Back to Mapmakers

Captain Cook

Captain Cook

Captain James Cook was a British explorer, navigator and cartographer in the Royal Navy. At the outbreak of the Seven Year’s War in 1755, he volunteered for service in the Royal Navy, and was posted to HMS Eagle. After passing his master’s examination two years later, he served as master of the Pembroke, participating in the naval bombardment of the Fortress of Louisbourg and the siege of Quebec. He showed a talent for surveying and cartography early on, and mapped the coast of Newfoundland in the 1760s aboard HMS Grenville. He produced the first large scale and accurate maps of the area, which were also the first scientific, large scale hydrographic surveys to use precise triangulation to establish land outlines.

Cook’s name was made with the three voyages he made to Australasia. The first, with HMS Endeavour, from 1768 to 1771, was supposedly made in order to observe the Transit of Venus across the sun, but Cook was actually under orders to search for Terra Australis, the mythical continent thought to lie at the south pole. Sir Joseph Banks, the eminent naturalist, accompanied the exhibition. The voyage took them to Tahiti and then New Zealand: Cook was the first European to set foot there. By 1770, they had sailed west past  New Zealand and sighted land, which Cook named New South Wales.

Cook returned to the area three years later, this time with HMS Resolution and Adventure. He reached Australasia by a different route, completing the first crossing of the Antarctic Circle. At Huaheine, they were joined by a native called Omai, who became a member of Adventure’s crew and accompanied them back to England. In 1774 Cook continued through the Pacific from New Zealand, stopping at Easter Island. He was aided this time by new methods of calculating longitude and latitude, and concluded that Terra Australis did not exist.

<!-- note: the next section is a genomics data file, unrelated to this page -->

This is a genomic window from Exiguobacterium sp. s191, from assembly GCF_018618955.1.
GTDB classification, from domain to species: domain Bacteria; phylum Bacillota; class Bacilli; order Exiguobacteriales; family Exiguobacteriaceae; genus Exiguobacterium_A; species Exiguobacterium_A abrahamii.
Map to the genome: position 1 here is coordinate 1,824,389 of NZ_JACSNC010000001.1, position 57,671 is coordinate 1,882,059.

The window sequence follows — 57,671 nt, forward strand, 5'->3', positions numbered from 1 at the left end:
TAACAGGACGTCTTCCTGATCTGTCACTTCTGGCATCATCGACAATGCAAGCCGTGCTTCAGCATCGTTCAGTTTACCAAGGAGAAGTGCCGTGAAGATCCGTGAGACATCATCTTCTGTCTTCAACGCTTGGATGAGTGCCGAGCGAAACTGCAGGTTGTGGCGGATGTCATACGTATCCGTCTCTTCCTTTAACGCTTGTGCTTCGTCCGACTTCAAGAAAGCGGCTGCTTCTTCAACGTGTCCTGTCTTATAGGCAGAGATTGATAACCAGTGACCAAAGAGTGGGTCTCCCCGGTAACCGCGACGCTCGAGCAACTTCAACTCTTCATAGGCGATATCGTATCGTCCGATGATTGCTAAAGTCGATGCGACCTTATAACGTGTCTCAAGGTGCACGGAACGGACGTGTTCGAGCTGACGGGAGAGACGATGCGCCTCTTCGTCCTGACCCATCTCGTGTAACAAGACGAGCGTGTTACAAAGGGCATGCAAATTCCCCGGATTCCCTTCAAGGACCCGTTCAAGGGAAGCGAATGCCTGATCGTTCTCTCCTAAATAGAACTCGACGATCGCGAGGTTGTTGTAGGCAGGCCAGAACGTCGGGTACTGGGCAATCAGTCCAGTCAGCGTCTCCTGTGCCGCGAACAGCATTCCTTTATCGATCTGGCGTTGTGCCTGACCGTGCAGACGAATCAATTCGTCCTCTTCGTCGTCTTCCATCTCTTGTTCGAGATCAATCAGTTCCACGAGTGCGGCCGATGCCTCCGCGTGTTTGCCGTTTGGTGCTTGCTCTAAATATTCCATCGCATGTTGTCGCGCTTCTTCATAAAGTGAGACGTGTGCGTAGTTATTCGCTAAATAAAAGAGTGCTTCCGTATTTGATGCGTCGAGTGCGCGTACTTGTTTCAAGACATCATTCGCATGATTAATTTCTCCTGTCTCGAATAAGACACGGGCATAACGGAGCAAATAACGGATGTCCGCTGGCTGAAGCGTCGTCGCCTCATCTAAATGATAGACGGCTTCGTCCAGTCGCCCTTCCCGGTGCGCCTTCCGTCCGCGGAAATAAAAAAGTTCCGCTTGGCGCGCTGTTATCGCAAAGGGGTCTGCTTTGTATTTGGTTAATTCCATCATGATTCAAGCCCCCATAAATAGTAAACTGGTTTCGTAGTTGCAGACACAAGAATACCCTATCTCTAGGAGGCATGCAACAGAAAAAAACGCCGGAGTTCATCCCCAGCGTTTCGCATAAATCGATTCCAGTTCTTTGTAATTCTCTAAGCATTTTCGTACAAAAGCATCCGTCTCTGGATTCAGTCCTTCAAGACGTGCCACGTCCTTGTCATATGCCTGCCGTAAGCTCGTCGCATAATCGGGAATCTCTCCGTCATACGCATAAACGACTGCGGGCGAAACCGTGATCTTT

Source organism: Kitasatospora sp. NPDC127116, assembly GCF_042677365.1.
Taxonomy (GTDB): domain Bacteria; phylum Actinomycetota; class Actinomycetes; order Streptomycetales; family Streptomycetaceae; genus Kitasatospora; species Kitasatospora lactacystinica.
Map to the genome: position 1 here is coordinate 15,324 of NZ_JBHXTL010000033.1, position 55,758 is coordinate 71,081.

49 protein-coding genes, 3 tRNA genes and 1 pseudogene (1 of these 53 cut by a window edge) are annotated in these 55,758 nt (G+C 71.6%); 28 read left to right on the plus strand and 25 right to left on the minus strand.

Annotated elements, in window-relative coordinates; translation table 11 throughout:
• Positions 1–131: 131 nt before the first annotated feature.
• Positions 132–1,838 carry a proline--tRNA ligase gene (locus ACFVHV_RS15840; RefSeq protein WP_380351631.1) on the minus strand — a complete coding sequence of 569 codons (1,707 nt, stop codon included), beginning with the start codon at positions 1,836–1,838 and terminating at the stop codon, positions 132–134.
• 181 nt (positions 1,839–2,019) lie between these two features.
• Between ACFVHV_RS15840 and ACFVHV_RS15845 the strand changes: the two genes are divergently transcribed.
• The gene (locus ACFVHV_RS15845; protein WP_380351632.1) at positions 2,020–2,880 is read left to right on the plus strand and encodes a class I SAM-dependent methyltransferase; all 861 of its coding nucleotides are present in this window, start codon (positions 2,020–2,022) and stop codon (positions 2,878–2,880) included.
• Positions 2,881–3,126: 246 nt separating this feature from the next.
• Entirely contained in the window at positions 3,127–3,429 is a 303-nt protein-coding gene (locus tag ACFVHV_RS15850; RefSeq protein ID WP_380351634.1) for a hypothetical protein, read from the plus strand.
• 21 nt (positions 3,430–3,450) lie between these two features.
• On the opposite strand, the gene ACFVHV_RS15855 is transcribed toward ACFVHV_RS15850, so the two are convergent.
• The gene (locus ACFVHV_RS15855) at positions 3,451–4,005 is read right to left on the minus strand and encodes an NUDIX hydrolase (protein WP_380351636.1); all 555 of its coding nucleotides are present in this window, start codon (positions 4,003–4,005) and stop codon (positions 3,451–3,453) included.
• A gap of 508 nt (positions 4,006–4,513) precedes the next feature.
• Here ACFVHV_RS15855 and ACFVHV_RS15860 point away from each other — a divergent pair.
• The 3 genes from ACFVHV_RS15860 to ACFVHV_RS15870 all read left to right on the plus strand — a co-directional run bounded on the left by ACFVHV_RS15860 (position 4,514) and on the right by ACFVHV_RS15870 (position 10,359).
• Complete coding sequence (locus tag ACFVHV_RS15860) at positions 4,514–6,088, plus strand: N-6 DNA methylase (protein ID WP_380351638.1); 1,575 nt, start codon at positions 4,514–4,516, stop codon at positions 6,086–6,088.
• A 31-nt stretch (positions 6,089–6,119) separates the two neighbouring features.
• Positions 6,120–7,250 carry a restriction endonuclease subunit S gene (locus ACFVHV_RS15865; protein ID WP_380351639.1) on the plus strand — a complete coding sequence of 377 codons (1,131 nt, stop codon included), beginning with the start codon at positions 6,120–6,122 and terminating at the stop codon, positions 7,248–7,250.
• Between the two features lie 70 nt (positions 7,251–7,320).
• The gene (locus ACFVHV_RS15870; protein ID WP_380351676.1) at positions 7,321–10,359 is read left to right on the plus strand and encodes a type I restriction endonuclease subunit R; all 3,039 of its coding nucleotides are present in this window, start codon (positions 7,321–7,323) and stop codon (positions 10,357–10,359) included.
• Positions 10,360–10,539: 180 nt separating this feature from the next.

Cook’s third and final voyage began in 1776. This time, the expedition sent out to explore a different region. They followed the coast of Australia (then called Van Diemen’s Land) and New Zealand and then sailed into the north Pacific, discovering multiple island groups along the way. Christmas Island was sighted and named on Christmas Day 1777, and on 18 January 1778 they sighted Hawaii. Captain William Bligh, the eventual commander of the ill-fated Bounty, was sent to check the depth of the water and thus became the first recorded European to set foot on the island. Cook stopped to reprovision and exchange goods with the islanders, participating in several ceremonies on apparently good terms. They then continued to California and made their way up the coast of America, passing through the Bering Strait before the frozen sea forced then to turn back and head south. Almost exactly a year after they had sighted Hawaii for the first time, the expedition returned to the north coast and stopped in Kealakekua Bay on 17 January 1779.

It has been suggested that the first visit of the voyage to Hawaii had been taken as a divine symbol by the islanders: their return into Kealakekua Bay, a harbour dedicated to the fertility god Lono, had happened to coincide with one of Lono’s religious festivals, and after one of the crew died their divine status was supposedly called into question. It is unclear exactly at what point tensions emerged, but when Cook was forced to return with a broken mast after attempting to leave on 4 February, the reception was hostile. The Hawaiians began to steal from the ships, and sparred with the crew. Eventually, they captured a small boat. While Cook was negotiating for its return, his crew opened fire and killed a Hawaiian leader; in the ensuing melee, Cook was killed